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Framing Diversity as a Valued Resource

This article first appeared in the Spring 2017 issue of Change Agent.

Sharing insight from academia and philanthropy to help frame diversity as a valued resource.

In 2019, The Andrew W. Mellon Foundation will celebrate a half-century’s worth of work promoting and supporting the arts and humanities. The Mellon Foundation exists to strengthen, promote and, when times call for it, defend the humanities. It does so to create and promote thriving, diverse, and democratic societies. But that goal will never fully be met unless we rethink the way we communicate our priorities. And while the Foundation has had great impact over its fifty years, we are only now proactively communicating our mission and those of our grantees widely among and beyond those in philanthropy, academia, and culture. This may seem par for the course in the private sector, but for a half-century-old foundation, it’s a major change.

The Andrew W. Mellon Foundation has always invested in the work of our grantees, but in 2016 we made a bold decision to invest in new tools, tactics, and communications vehicles to better deliver on our mission. It started by putting in place—for the first time in Mellon’s history—a communications department within the Foundation and providing it with resources to better align our institutional mission with our grantees’ on-the-ground work. This internal capacity allowed the Foundation to engage in direct press relations and deploy digital strategies to advance our work and leverage our grant-making. We then launched the multi-year book series Our Compelling Interests (OCI), providing us—through panel discussions, online content, and media interviews—with ways to reach new audiences not yet familiar with our work. None of this would have been possible without the strong backing of our Board of Trustees and their decision to see Mellon communicate the Foundation’s mission through the work of our grantees and partners, and by highlighting a handful of our own strategic initiatives.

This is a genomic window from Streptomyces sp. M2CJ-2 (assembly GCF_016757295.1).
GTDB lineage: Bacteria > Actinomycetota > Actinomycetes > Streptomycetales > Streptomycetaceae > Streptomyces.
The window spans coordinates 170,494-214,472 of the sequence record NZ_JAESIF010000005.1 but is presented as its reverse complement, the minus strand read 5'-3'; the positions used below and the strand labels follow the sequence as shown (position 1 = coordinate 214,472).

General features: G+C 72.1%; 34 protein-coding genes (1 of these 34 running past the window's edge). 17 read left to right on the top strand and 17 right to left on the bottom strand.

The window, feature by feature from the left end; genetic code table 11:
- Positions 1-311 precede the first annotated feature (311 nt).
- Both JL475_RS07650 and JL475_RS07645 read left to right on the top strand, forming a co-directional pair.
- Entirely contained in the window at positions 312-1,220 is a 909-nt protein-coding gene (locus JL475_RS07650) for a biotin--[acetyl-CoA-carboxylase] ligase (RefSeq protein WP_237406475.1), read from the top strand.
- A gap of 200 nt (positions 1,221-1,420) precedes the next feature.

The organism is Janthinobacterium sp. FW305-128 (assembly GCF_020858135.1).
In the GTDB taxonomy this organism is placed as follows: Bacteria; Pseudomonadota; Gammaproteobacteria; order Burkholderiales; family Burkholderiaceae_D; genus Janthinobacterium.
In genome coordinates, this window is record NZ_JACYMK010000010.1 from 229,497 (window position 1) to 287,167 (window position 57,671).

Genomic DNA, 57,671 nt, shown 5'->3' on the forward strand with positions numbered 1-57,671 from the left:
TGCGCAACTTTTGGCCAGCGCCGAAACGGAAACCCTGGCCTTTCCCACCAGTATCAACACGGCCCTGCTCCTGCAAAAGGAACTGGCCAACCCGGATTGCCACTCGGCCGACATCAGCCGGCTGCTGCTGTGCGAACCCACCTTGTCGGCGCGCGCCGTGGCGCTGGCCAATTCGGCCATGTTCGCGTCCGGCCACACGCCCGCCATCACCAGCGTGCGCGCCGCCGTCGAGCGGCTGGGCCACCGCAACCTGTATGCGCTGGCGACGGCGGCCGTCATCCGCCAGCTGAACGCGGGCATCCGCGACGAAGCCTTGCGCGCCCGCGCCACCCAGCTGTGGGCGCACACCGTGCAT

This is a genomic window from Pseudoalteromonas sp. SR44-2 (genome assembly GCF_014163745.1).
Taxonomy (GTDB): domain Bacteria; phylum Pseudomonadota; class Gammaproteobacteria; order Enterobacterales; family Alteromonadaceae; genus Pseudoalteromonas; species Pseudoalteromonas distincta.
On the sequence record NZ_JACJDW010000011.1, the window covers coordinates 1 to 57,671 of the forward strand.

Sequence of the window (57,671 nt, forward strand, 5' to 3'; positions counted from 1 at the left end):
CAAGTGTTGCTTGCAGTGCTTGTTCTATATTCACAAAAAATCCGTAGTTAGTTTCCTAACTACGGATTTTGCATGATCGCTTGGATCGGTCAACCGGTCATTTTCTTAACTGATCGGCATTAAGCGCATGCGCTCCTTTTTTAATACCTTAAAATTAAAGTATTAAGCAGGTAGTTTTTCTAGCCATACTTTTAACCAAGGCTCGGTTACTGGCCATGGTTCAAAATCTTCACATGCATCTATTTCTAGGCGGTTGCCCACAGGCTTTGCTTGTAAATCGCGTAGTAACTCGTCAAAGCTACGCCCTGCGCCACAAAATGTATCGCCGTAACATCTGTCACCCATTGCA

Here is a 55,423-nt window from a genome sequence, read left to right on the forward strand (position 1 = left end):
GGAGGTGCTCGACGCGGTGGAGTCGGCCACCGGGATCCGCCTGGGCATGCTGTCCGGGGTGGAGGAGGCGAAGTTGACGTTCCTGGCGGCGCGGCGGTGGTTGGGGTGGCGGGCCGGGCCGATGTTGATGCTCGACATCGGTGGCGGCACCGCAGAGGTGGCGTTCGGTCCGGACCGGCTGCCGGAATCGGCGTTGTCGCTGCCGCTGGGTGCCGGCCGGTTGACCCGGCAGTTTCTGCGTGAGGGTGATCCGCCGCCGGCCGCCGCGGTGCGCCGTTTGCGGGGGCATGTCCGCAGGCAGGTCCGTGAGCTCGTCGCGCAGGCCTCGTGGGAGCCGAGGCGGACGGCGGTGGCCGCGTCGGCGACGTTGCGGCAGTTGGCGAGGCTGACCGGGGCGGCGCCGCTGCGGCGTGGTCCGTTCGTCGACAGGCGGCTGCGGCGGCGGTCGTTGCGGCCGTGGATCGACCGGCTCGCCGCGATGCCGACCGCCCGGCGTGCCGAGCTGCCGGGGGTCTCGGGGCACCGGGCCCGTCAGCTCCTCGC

These initiatives allow Mellon to leverage years of experience from our grantmaking to inform broader discussions and debates. Mellon has a well-established grantmaking program focused on advancing equity and inclusion in educational and cultural institutions by encouraging them to diversify their academic, curatorial, and administrative ranks. This encouragement has taken many forms, from a survey documenting the underrepresentation of people of color in the leadership of American art museums and the launching of curatorial fellowship programs to address it, to support for early-career faculty recruitment programs that seek to diversify the professoriate. Our 2014 strategic plan made diversity one of four areas of focus that cut across all Foundation programs. With this experience-based insight, and the ideas and expertise of the global scholarly network in the humanities and adjacent fields that we support, the Foundation is uniquely positioned to contribute to broader policy and societal discussions around diversity.